Spanish crash to bring down Banks??

All the pain in Spain… Millions refuse to lie down and see their lives smashed for the benefit of a few bankers, says Escobar.
Zaragoza, Spain – Make no mistake; the future of the euro is being played in Spain. The euro may win – but at a price; millions of Spaniards as “collateral damage”.

It took less than 100 days in power for the right-wing Popular Party (PP) government led by Mariano Rajoy to face its first general strike, on March 29.

The strike was mostly called by minority unions; the major ones, the opportunistic and bureaucratic CCOO and UGT, have been in bed with the powers that be for years.

The strike was a response to Rajoy’s EU-imposed labour market reforms that, according to Antonio Carretero from the CGT union, are “a counter-reformation that erases with a single stroke many labour and union rights acquired by the working class in decades and generations”. That includes extremely harsh cuts in health, education and social services.

Predictably, the spin war was relentless. Madrid insisted “only” 800,000 workers took part in over 100 demonstrations nationally. According to unions, 900,000 people marched in Madrid, 800,000 in Barcelona and hundreds of thousands more in 111 cities, especially Valencia and in the Basque country (the unionist vanguard in Spain). In Zaragoza, a city of 700,000, at least 150,000 people may have been in the streets; it certainly looked like it by late afternoon.

Spain strikes over austerity measures

The country virtually stopped – at a 77 per cent overall rate (much higher than the 18 per cent predicted by corporate media). In the manufacturing sector, it was 80 per cent; in mining and construction, a whopping 97 per cent. Only 30 per cent of the national transportation system was active. And even though scores of cities kept the streetlights on all day – or used other tricks to bump up the numbers – consumption of electricity in Catalunya, for instance, fell by 24 per cent.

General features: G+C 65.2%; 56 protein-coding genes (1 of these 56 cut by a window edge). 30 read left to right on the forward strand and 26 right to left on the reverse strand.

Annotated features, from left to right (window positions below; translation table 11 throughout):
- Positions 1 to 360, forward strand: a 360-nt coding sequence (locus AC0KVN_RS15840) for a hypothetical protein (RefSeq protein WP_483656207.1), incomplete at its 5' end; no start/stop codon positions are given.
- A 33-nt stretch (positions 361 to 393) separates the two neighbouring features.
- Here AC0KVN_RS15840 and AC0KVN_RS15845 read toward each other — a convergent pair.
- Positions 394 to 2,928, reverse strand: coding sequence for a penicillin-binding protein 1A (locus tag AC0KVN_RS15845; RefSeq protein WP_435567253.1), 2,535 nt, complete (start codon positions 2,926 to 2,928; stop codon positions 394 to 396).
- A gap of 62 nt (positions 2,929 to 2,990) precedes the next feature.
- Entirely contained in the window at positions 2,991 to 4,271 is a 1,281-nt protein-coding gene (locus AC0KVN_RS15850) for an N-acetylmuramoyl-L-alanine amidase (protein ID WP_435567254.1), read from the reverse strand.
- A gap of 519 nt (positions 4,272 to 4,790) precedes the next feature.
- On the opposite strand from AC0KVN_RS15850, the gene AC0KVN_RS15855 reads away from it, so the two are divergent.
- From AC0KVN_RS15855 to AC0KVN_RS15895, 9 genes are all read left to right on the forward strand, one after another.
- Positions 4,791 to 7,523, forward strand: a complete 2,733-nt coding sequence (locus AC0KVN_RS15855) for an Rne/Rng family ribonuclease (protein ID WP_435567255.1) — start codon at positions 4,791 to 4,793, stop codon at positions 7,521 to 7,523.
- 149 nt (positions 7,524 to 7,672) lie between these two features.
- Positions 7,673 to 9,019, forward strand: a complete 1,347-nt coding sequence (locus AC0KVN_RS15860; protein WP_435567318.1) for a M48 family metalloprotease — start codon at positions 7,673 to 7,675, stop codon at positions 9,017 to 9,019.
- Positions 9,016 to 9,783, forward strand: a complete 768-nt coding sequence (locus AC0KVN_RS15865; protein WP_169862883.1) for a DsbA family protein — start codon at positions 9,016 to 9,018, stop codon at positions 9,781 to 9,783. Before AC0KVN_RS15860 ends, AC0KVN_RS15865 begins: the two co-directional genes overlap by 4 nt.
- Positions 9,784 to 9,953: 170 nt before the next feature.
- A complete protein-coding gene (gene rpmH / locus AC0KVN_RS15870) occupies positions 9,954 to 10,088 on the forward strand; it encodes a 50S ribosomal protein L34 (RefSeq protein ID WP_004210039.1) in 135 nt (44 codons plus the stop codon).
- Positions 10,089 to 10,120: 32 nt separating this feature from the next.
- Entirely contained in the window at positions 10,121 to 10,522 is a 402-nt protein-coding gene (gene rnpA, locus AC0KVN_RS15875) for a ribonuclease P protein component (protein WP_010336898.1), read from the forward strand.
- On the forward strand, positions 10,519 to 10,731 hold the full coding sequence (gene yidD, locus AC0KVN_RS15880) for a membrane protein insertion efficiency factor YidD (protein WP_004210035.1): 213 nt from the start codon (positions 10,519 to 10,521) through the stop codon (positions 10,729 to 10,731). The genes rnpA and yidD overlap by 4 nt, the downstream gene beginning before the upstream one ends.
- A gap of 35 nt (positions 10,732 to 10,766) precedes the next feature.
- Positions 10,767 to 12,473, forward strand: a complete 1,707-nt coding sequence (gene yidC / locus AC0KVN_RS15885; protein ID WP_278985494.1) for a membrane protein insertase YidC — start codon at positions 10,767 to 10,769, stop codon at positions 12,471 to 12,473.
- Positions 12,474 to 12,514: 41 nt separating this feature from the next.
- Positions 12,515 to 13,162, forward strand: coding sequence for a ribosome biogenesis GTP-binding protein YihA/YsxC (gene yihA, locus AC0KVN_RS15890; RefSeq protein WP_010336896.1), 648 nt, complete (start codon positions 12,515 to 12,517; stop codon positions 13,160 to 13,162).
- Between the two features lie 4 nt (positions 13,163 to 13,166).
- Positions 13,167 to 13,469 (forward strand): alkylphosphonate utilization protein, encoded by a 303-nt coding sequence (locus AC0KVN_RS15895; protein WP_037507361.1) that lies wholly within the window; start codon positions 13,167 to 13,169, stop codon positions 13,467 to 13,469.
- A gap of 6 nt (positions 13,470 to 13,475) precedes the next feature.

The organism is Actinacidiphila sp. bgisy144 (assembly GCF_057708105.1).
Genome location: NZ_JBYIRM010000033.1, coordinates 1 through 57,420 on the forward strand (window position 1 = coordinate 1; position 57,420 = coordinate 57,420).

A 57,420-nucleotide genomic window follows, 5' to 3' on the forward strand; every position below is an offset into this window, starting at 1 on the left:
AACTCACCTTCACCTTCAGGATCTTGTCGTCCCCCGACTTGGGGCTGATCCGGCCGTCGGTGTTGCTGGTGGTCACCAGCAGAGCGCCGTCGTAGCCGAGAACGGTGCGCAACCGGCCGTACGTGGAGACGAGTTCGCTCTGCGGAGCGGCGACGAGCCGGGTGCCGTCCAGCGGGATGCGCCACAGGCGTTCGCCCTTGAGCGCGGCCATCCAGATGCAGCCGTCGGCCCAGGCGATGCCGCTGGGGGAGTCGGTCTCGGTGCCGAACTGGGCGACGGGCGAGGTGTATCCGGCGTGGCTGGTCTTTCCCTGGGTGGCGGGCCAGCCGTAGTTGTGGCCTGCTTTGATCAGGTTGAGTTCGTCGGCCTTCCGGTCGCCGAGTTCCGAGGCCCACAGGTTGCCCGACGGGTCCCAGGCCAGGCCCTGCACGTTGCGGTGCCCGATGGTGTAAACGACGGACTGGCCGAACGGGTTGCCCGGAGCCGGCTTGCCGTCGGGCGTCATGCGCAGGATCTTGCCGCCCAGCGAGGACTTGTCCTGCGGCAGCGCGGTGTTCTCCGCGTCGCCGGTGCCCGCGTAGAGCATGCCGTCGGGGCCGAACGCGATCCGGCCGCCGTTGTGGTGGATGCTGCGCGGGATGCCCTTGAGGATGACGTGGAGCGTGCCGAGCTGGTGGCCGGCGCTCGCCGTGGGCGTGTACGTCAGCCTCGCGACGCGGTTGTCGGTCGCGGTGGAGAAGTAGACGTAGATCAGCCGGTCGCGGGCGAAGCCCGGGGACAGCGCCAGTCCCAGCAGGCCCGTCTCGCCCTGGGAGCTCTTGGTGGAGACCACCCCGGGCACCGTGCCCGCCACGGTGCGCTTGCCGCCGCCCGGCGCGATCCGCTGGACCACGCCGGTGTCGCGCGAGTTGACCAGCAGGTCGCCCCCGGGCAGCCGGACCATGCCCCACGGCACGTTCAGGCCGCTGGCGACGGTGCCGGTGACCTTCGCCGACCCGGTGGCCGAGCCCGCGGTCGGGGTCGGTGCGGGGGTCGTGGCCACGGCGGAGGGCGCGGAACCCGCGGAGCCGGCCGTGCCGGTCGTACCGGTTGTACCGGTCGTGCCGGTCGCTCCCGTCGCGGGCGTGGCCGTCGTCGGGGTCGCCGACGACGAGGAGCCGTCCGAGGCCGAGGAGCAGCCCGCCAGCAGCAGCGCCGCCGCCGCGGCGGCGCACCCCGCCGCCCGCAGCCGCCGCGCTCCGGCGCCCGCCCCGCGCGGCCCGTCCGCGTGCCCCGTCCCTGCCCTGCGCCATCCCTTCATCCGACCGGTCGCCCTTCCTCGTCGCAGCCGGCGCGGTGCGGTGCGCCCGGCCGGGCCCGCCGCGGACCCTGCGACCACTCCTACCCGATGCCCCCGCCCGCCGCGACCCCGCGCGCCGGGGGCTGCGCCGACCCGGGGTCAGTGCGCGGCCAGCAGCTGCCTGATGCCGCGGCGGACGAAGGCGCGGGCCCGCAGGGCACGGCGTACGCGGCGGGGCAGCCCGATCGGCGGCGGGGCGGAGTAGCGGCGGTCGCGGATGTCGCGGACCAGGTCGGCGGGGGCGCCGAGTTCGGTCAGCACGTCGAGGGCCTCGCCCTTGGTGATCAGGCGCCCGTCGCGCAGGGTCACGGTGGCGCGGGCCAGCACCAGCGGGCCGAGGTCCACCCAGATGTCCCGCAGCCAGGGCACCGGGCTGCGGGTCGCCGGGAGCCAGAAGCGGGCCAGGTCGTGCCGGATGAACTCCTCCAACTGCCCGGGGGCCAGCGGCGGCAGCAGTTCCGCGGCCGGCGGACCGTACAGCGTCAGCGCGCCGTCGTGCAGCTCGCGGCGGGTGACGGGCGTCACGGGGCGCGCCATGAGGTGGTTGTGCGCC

Austerity ergo sum

The catalogue of Spain’s “austerity” is the usual catalogue of neoliberalism in trouble. A previous, nominally socialist and now an ultra-conservative government have furiously decimated unemployment, retirement and severance benefits; turned virtually all labour contracts into precariousness hell; steeply raised fees for education and transportation; vastly militarised the police; and spent fortunes to bail out banks.

Spain inevitably follows the post-modernist mantra that democracy controls protest and rebellion by managing it – sort of. That’s where the cooption of those unions, CCOO and UGT, fits in; as they had already tamed rebellion in exchange for funds from Madrid, they called the strike virtually at the last minute.

Corporate media – and Spain is a small market run by monopolies – also fit in with the usual script. There will be violence by “anarchists”. The strike will be bad for tourists. Everyone has the right to work. No one will show up for this strike.

In Zaragoza, repression was harsher in the dead of the night and in suburbs, with no cameras watching. Morning pickets concentrated on banks across its mini Wall Street, driven by Brazilian-style samba drums and demonstrators dressed up as bankers. That sparked an internal debate among the protesters; with many shouting that this was not a party, in the end the samba drums were sent packing.

By late afternoon, during the massive main demonstration that crisscrossed the city centre, everyone and his neighbour seemed to be there – immigrants, whole middle-class families, the unemployed, the precariously employed, anarchists, socialists, progressives, and every indignado in town.